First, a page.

Fig. 24.32

Ovine pulmonary adenocarcinoma. Cross section of sheep pulmonary carcinoma illustrating firm, consolidated pulmonary nodules

Fig. 24.33

Ovine pulmonary adenocarcinoma. High magnification revealing papillary projections lined by columnar neoplastic epithelial cells

Fig. 24.34

Ovine pulmonary adenocarcinoma. Electron micrograph showing neoplastic cells with microvilli and cytoplasm with membrane-bound vesicles that contain surfactant

24.13 Ovine Progressive Pneumonia

Ovine progressive pneumonia is caused by the maedi-visna virus, a member of the lentivirus genus within the Retroviridae family. Sheep and occasionally goats can be affected with a chronic progressive pneumonia. Grossly, the lungs do not collapse and show firm large white consolidated foci (Fig. 24.35). Histologically, the pneumonia is characterized by the presence of perivascular, peribronchial, and peribronchiolar areas of lymphofollicular proliferation (Fig. 24.36). Interstitial infiltration by lymphocytes, interstitial fibrosis, and smooth muscle hyperplasia can also be seen (Fig. 24.37). There is in addition hyperplasia of pulmonary lymph nodes with formation of germinal centers within the lymphoid follicles (Lairmore et al. 1986). Electron microscopic examination shows the presence of viruses with features of lentiviruses.
Fig. 24.35

Ovine progressive pneumonia. Sheep lung with a large area of consolidation that occupies most of the lung substance

Fig. 24.36

(a) Ovine progressive pneumonia. Low-magnification photomicrograph demonstrates the presence of perivascular and peribronchial lymphoid infiltrates (arrow). (b) Corresponding high magnification

Fig. 24.37

Ovine progressive pneumonia. Note moderate magnification showing thickened alveolar walls

24.14 Simian Immunodeficiency Virus

Simian immunodeficiency virus (SIV) is a lentivirus in the family of Retroviridae. Infections secondary to SIV occur spontaneously and asymptomatically in several species of monkeys and macaques, the latter sometimes developing an immunodeficiency syndrome (Baskin et al. 1991). Gross findings in the lungs include diffuse pleural thickening, with some irregular firm foci of consolidation. The lesions seen in early stage of the infection tend to be localized. Microscopically, perivascular infiltration by lymphocytes and histiocytes around small vessels (Fig. 24.38) as well as infiltration of the alveolar septa by mononuclear inflammatory cells (Fig. 24.39) can be seen. Syncytial multinucleated giant cells occur during the stage of rapid multiplication (Fig. 24.40). In advanced infections the lesions are diffuse and/or patchy (Fig. 24.41) and are associated with alveolar spaces filled with exudate that include fibrin, histiocytes, lymphocytes, plasma cells, neutrophils, and syncytial cells (Fig. 24.42). In advanced stages there is mild fibrosis of the alveolar septae and fibrosis of the visceral pleura (Baskin et al. 1991). Mature virions are present in cytoplasmic vacuoles in syncytial cells and macrophages (Fig. 24.43).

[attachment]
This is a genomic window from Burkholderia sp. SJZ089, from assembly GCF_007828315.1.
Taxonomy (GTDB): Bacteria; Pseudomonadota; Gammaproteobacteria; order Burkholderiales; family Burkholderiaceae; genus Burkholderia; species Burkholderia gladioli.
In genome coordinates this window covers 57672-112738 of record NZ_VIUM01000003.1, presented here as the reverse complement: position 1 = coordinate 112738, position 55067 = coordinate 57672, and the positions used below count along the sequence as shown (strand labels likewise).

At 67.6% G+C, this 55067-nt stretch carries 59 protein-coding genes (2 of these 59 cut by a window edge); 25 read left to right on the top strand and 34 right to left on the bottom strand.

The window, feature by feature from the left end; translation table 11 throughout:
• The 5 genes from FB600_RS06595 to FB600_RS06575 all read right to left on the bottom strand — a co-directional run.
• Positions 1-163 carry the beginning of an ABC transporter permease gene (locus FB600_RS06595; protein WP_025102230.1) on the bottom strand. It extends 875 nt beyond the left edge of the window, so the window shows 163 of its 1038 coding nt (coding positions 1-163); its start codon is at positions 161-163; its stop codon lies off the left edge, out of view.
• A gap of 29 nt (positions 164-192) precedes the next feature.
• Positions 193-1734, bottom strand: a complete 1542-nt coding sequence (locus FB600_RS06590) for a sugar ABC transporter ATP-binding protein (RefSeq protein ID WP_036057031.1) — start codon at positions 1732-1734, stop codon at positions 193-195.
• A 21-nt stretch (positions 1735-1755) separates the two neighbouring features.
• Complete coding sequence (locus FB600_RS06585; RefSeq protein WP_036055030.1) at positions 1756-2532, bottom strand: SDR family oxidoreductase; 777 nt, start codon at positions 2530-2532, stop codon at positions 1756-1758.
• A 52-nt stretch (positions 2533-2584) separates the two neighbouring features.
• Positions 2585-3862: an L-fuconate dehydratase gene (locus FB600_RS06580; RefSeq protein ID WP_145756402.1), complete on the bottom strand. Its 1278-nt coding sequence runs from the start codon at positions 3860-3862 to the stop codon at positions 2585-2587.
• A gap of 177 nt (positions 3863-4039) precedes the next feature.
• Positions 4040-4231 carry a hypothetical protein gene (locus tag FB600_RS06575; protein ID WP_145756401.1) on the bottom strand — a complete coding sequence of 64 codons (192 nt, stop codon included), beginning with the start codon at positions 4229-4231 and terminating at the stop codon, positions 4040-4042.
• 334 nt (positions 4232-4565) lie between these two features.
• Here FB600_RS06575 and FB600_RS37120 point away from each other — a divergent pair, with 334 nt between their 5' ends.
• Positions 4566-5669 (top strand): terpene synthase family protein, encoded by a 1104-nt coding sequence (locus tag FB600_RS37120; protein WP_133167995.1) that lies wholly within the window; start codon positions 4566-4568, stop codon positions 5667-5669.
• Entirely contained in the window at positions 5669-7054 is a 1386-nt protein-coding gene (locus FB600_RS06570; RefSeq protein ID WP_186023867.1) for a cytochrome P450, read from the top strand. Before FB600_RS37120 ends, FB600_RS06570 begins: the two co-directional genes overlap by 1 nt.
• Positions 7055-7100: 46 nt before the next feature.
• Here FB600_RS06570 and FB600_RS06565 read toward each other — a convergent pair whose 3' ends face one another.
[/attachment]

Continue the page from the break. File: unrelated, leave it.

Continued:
Fig. 24.38

Simian immunodeficiency virus. Low-magnification photomicrograph of early stage of lung infection revealing normal size bronchial-associated lymphoid tissue (BALT) and multiple foci of small perivascular infiltration

Fig. 24.39

Simian immunodeficiency virus. Higher magnification showing infiltration of the alveolar septae by mononuclear cells, presence of a few neutrophils, and BALT lymphoid tissue

Fig. 24.40

Simian immunodeficiency virus. Syncytial multinucleated giant cells occur during the stage of rapid multiplication

Fig. 24.41

Simian immunodeficiency virus. Low-magnification photomicrograph of a severe chronic lung infection demonstrating diffuse lesions with alveolar space filled by inflammatory exudate and heavy infiltration of the lung parenchyma by mixed inflammatory cells (arrow)

Fig. 24.42

Simian immunodeficiency virus. Closeup view highlighting the presence of alveolar exudate, multinucleated giant cell, and infiltration of the alveolar walls by lymphocytes

Fig. 24.43

Simian immunodeficiency virus. Electron micrograph. Lung of infected rhesus monkey showing viral particles within a cytoplasmic vacuole in an alveolar macrophage (Courtesy Dr. Susan Westmoreland, Harvard Medical School/New England Primate Research Center)


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Copyright information

© Springer-Verlag Berlin Heidelberg 2014

Authors and Affiliations

  • Joseph Alroy
    • 1
    Email author
  • Jeremiah A. Lyons
    • 2
  • Anoop M. Kavirayani
    • 3
  1. 1.Department of PathologyTufts University School of Medicine and Cumming School of Veterinary Medicine, Tufts Medical CenterBostonUSA
  2. 2.Department of Biomedical Sciences, Cummings School of Veterinary MedicineTufts UniversityNorth GraftonUSA
  3. 3.Boston University School of MedicineBostonUSA